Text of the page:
Grant Teaff, former coach for the Baylor Bears football team, shakes some hands while autographing merchandise Monday afternoon. Teaff spoke on the importance of faith and self-confidence in achieving goals.

A coach known for turning around a college football franchise spoke to a full house Monday about turning around lives.

Grant Teaff (pronounced “Taff”), a former coach for Baylor University in Waco and McMurry University in Abilene, spoke at the Men’s Power Lunch at First Baptist Church’s activities building.

Teaff, who has authored the book “Master Coaches” and served for many years as head of the American Football Coaches Association. said setting goals and following through with them is the secret to success. But with that, he said, a person has to have faith in not only God but himself/herself.

Teaff said coaching was his goal since age 13, and his peers recognized that desire. He said in his high school yearbook he was named “Most likely to be head coach at UT.”

“Well, they only missed it by about 110 miles,” he said of the rough distance between Baylor and the University of Texas at Austin.

Teaff, 74, said some may find it foolish to set goals at an early age, but he said it shaped his career. Teaff played high school football at Synder High School and collegiately at McMurry University — where he later coached from 1960-65. He later coached briefly at Texas Tech and later for Angelo State until 1971.

In 1972, Teaff was hired to resurrect the moribund football team at Baylor — the day after the university’s first choice for the job quit after one day.

Baylor was 7-43-1 in the five seasons preceding Teaff’s arrival, but by 1974 he led Baylor into winning eight games and took the Southwest Conference Championship for the first time since 1924.

He coached at Baylor until 1992, and led the team into winning the Southwest Conference title again in 1980, the 1979 Peach Bowl, the 1985 Liberty Bowl, the 1986 Bluebonnet Bowl and the 1992 John Hancock Bowl (later the Sun Bowl). The team earned invitations to the 1975 and 1981 Cotton Bowls, as well as the 1983 Bluebonnet Bowl and the 1991 Copper Bowl.

Teaff was inducted into the College Football Hall of Fame in 2001.

On a few occassions Teaff led the Bears to defeat the University of Texas Longhorns. Prior to a 38-14 upset win over Texas in 1978, Teaff ate a live worm in the locker room prior to the game as a motivational tactic — or so the campus legend goes.

It was not the only time he used a worm as a visual aid, he said Monday.

In teaching his Baylor players about the effects of alcohol on the body, he took two earthworms — placing one in a glass of water and another in a glass with beer in it. The earthworm in the glass of water made its way out in time and suffered no effects. The earthworm exposed to the beer shriveled up and died, Teaff said.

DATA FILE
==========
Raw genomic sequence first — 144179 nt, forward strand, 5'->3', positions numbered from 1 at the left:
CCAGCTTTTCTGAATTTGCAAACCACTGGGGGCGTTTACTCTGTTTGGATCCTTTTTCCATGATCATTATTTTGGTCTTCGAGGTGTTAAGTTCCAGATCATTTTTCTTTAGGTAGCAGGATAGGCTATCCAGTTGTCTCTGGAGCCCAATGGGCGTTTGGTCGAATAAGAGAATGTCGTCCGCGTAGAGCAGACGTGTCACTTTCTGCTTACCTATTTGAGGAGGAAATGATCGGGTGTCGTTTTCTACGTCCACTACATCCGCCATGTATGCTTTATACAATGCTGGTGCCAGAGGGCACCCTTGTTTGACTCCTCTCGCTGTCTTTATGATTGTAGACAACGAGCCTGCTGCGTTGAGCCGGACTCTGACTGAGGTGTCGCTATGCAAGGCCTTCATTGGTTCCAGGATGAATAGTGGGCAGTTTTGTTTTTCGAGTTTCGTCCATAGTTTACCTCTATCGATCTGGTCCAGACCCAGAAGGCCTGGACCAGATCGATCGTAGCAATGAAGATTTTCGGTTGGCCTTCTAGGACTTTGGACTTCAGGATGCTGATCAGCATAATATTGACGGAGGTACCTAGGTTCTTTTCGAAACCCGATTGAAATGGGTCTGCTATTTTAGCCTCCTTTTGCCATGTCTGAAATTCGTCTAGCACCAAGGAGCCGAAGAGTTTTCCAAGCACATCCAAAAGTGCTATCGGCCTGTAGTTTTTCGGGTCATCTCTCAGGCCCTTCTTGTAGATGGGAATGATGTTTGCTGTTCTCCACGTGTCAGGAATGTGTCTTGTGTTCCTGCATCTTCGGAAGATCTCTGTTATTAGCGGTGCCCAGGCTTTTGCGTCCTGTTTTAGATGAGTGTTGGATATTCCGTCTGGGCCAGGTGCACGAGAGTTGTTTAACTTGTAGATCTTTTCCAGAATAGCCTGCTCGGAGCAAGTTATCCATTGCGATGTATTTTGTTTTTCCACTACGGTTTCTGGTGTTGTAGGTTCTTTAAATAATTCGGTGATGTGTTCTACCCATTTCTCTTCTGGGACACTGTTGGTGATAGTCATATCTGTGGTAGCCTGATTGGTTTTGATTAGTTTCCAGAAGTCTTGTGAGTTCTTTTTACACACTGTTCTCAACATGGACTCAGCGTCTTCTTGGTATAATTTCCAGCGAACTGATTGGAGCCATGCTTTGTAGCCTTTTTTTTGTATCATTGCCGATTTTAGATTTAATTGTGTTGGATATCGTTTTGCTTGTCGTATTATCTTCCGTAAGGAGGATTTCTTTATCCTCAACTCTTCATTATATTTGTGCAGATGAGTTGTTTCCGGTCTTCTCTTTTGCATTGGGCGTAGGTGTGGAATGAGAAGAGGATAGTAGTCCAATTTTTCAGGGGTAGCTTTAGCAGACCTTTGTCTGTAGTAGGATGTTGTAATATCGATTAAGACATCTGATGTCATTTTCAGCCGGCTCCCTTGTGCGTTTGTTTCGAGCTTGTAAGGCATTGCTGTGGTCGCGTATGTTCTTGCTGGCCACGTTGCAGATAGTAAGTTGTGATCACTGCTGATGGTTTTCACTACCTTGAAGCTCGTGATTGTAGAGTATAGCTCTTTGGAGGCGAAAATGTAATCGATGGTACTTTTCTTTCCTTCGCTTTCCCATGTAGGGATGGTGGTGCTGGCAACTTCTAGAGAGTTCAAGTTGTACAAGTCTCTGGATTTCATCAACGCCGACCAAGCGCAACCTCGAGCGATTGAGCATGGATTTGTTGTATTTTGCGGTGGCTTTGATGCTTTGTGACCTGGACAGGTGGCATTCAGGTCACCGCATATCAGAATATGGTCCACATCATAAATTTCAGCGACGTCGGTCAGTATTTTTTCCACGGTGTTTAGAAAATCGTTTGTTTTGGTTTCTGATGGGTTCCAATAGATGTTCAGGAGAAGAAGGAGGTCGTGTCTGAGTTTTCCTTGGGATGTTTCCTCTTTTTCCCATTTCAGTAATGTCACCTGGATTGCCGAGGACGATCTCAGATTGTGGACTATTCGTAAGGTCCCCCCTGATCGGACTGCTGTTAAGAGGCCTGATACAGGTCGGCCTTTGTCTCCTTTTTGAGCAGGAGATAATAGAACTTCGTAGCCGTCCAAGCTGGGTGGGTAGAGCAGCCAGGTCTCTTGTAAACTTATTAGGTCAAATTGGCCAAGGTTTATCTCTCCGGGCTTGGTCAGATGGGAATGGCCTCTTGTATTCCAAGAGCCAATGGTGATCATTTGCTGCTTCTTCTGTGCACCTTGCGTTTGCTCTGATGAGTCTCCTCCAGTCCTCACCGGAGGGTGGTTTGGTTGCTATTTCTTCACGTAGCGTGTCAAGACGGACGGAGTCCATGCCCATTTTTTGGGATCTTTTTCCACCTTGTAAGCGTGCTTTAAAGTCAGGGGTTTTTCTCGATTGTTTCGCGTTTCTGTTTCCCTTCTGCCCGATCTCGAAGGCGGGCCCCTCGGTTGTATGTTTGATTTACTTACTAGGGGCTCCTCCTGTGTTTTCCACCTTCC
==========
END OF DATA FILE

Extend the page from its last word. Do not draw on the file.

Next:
“So I said to them, ‘Now fellas, I want you to think for a minute about what I just done,’” Teaff said.

He said one of the student athletes answered and misinterpreted Teaff — thinking his coach meant that if one drinks beer he won’t get worms.

Teaff said taking care of one’s body is important, but that there are three dimensions of the whole body to be considered — mental, physical and spiritual.

Though staying away from drugs and alcohol and frequent exercise helps with the physical aspect, the mental aspect is taken care of by being optimistic, he said.

“In order to be successful in life you have to have a positive attitude,” Teaff said.

He urged those present to surround themselves with “positive influences.” Earlier in his speech he said today’s youth are increasingly without role models.

“We live in a society today where 60 percent of children do not have a positive, strong male role model,” he said.

The spiritual aspect of success is achieved by belief, he said.

“Nothing can be accomplished unless you believe,” Teaff noted.

Though not specifically mentioning Jesus Christ, Teaff said belief allows trust in other people, and that trust leads to a belief in the self. This in turn allows the self to believe in God.

That faith in God, Teaff said in an April 16, 2001, article in the Baptist Standard, “gives you personal confidence, faith in yourself and the ability to develop faith in others.”

“You can’t be a coach unless you can put your trust in somebody,” he said in the article. “You have to put your faith in a skinny-legged quarterback to execute the plans you’ve made. And often, in putting your faith in that skinny-legged quarterback, you've done something for him. You’ve shown you believe in him and told him he can go out there and make it happen.”

Teaff added in his speech Monday that man has the free will to reject or accept God.

“The spiritual aspect of man is essential as the food we put in our bodies,” Teaff said in his speech.

He said this life goes by quickly, and goals must be set equally quick if one wants “to play on the great team of humanity.”

Following his speech Teaff autographed footballs, hats and other objects for admirers in the foyer of the activities building.

Mark Denison, pastor of First Baptist Church, said the next Power Lunch is scheduled for Oct. 1 and will feature Robert Ashley, an atheist-turned-evangelist.

For information on the program call 665-4347.

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